What can we Learn from Leading with Optimism?

What is optimism? According to Seth Godin – author, entrepreneur and teacher, it is both an attitude and a choice that involves context and focus.

Recently I had the opportunity to hear Simon Sinek speak as part of a Virgin Set Up Zoom presentation. One theme Sinek repeatedly brought up throughout the conversation was the importance of leading with optimism, especially during uncertain times. His thoughts around this concept and why it is such a critical leadership pillar really resonated with me so I’d like to share some key takeaways with you as well as some of my personal experiences around demonstrating optimism in the workplace.

When I think back to my experience as a school leader, demonstrating optimism was really important, especially when leadership was challenging. Most of the time, I think I was intentional about this. How could I expect others to be optimistic if I wasn’t? I found that when l did lead with optimism, it was infectious and my team would start replicating this behaviour and mindset. The result was energising and impactful.

Leadership experts like Sinek and Godin firmly advocate that even in challenging circumstances, you can still lead with optimism, and in doing so you are setting your team up for success, ensuring they remain resilient and connected during uncertainty and can weather the storm.

Let’s use COVID as an example. There are numerous ways leaders and organisations have continued to successfully navigate their way through this pandemic. Optimistic leaders will quite openly admit that this climate has been really difficult and will be open about the struggles they have experienced at different stages and how vulnerable they have felt navigating this new and ambiguous scenario. There was no textbook to consult on how to manage this curve ball! However, over time their optimism supported them to regroup, refocus, develop (and refine) strategies and approaches to move forward.

Optimistic leaders tend to be planners, creators and problem solvers. They demonstrate a commitment to finding things they can contribute to, work on and improve in. This is certainly the case for the leaders I have supported over the last two years. Most have admitted that they have had no idea how things should be evolving but they know that they have an amazing team around them and they will continue to collaborate to work things out – that’s optimism in play.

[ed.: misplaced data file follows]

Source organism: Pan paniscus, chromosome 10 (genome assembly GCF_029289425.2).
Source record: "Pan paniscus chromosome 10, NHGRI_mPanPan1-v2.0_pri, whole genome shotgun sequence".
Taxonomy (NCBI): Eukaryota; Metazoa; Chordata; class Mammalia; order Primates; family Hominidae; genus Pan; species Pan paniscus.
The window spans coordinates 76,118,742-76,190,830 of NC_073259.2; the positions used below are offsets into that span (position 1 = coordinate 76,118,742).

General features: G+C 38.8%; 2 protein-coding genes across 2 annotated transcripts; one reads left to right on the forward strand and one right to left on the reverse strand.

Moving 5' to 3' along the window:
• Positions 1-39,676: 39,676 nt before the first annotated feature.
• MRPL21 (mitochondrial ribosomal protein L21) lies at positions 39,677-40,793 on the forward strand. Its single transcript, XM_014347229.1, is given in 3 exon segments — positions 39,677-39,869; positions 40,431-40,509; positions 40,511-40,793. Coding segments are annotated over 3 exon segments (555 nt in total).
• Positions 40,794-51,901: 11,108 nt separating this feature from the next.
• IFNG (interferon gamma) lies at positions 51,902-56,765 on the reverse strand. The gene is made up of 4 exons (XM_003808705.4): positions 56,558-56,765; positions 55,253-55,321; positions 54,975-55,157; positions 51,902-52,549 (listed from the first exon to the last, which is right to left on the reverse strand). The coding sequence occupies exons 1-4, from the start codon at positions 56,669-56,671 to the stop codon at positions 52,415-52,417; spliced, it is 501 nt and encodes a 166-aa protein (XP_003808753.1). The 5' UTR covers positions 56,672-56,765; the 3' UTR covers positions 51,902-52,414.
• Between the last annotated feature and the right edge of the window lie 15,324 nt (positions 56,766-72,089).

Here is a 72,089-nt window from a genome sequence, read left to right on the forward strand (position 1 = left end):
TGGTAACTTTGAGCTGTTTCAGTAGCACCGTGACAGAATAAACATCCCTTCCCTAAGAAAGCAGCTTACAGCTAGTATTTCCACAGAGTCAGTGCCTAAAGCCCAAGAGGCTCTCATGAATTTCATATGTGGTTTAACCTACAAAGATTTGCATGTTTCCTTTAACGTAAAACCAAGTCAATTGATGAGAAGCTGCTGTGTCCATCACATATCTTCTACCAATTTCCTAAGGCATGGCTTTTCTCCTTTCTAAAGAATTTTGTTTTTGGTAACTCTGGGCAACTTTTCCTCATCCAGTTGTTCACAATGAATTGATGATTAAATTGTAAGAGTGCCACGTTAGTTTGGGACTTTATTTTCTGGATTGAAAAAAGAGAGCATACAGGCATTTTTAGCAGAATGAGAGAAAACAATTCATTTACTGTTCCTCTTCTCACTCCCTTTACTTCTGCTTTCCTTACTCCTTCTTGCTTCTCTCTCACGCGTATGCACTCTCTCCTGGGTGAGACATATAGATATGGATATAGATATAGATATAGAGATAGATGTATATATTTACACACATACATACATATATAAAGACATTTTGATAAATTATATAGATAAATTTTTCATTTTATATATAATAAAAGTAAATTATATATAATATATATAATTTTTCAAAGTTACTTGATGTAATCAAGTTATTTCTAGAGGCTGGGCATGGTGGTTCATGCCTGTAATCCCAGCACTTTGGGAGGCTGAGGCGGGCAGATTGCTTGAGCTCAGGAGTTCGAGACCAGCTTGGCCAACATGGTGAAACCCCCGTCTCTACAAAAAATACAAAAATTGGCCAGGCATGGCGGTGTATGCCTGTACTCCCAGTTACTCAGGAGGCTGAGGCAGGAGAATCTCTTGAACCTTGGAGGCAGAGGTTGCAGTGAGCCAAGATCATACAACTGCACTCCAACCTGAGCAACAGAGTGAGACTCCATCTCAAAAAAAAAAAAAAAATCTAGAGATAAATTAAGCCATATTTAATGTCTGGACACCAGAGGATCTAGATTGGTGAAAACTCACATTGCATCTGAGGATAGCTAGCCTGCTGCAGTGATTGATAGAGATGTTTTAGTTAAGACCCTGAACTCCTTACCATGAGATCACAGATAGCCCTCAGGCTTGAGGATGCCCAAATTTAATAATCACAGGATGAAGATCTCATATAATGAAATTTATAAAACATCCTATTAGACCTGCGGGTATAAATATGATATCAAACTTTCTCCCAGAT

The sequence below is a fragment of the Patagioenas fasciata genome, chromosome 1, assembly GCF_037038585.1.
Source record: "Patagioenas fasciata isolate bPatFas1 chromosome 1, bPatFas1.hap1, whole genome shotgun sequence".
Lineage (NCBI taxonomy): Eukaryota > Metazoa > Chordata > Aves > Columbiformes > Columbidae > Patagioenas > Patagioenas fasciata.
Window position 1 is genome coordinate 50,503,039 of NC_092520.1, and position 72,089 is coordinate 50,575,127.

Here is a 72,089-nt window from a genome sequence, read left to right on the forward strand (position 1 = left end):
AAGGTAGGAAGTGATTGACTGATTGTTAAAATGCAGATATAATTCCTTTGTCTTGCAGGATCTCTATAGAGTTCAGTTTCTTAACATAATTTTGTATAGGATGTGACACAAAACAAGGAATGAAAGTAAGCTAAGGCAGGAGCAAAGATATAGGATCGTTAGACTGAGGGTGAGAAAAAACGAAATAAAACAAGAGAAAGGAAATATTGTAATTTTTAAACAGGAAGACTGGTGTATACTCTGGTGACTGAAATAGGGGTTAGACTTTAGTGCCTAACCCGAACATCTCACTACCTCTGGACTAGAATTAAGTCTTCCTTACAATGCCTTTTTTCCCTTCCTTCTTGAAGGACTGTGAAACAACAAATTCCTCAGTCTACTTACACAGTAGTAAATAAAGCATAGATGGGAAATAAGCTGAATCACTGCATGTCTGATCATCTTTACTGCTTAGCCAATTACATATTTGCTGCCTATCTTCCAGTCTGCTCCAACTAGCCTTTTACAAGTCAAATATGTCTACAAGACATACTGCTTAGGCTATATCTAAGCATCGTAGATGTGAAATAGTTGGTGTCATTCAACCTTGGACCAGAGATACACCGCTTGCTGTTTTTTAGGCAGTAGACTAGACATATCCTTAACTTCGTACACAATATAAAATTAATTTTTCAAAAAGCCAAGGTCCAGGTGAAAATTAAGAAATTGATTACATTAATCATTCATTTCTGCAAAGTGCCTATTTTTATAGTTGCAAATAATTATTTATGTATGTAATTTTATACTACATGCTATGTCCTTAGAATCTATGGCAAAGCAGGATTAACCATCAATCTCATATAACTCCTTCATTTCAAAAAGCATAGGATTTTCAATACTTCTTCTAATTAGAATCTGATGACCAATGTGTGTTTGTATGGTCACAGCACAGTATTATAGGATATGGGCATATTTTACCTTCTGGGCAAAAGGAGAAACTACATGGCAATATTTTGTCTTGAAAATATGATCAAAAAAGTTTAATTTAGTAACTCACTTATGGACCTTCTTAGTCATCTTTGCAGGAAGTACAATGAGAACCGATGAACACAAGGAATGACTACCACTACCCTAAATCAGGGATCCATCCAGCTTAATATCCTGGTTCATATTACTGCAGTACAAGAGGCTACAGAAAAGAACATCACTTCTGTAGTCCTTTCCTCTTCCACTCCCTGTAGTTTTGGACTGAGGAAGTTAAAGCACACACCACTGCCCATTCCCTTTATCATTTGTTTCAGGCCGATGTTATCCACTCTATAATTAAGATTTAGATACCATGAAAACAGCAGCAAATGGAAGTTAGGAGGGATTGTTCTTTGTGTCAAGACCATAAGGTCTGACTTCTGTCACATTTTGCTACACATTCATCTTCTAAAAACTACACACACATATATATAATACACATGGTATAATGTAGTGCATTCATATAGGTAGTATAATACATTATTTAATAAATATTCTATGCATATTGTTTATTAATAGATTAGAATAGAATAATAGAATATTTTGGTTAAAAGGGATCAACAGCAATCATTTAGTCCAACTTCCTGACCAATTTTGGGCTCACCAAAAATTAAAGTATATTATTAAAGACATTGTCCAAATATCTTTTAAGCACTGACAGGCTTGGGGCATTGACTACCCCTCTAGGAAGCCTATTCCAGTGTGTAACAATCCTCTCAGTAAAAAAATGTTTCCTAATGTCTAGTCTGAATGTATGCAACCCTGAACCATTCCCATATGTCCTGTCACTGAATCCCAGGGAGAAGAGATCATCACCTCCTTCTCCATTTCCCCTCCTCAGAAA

Is optimism different to positivity? According to Sinek, it is. He states that positivity is blind. By this, he means that often we can perceive things to be ‘fine’ or ‘good’ but this mindset is not necessarily helpful or true. I’m sure you have come across people who give you the impression that they are often on top of things but deep down they’re often not – maybe you have even been there yourself - I know I have.

So can optimism be developed? I think it can. Over the years I have worked alongside some incredible leaders who have taught me the importance of dealing with the challenge and focusing on the learning that can occur along the way. One particular leader that stands out in this space is Denise Torrey, the current tumuaki at Somerfield Te Kura Wairepo in Ōtautahi.

I was part of Denise’s leadership team during the Canterbury Earthquakes back in 2010. She not only had the incredible skill of being able to bring a school community together to acknowledge and accept the challenges, but also to give stakeholders certainty that we would get through this natural disaster together. I learnt so much from Denise during this time about optimism and the importance of not only focusing on the now but also on the future.

What are some improvement strategies leaders can use to develop a more optimistic way of working and living?
  1. Embrace challenges as a reason to learn. Yes, we are experiencing uncertainty as a result of COVID but…
  2. Be a role model, demonstrating optimism regularly. Optimism can be addictive!
  3. Surround yourself with optimistic people. Listen to others and learn from their experiences.
  4. Be a teacher by working with your team to develop skills around being optimistic and dealing with challenges and uncertainty.
  5. Recall and journal examples when you have led with optimism and the outcome and impact this has had on your team.
  6. Keep things in perspective. Just because you had a challenging day yesterday, it doesn’t mean that today will be the same.
  7. Look at challenges that emerge as opportunities to learn and grow as a leader and as a team.
  8. Keep returning to your organisation’s vision. This will allow your team to refocus on what is important. It will also give them certainty and hope around the future.
  9. If you develop a system or practice that has the ability to improve the lives of others, share it with those who will benefit from it.
  10. When you are struggling to remain optimistic, talk to trusted people. Remember you can’t feal with the darkness alone.

Leading with optimism has a huge impact on an organisation. Optimistic leaders give teams hope for the future while at the same time keeping things genuine and real. This leadership skill is much needed, especially given the current world climate.

“Optimism is not denial of the current state. Optimism is the belief that the future is bright.”
Simon Sinek

Authored by Sean Bailey, one of our leadership coaches.

If you would like some help with leading with optimism, contact Kyran or Nicky on info@odi.org.nz or 03 943 2373.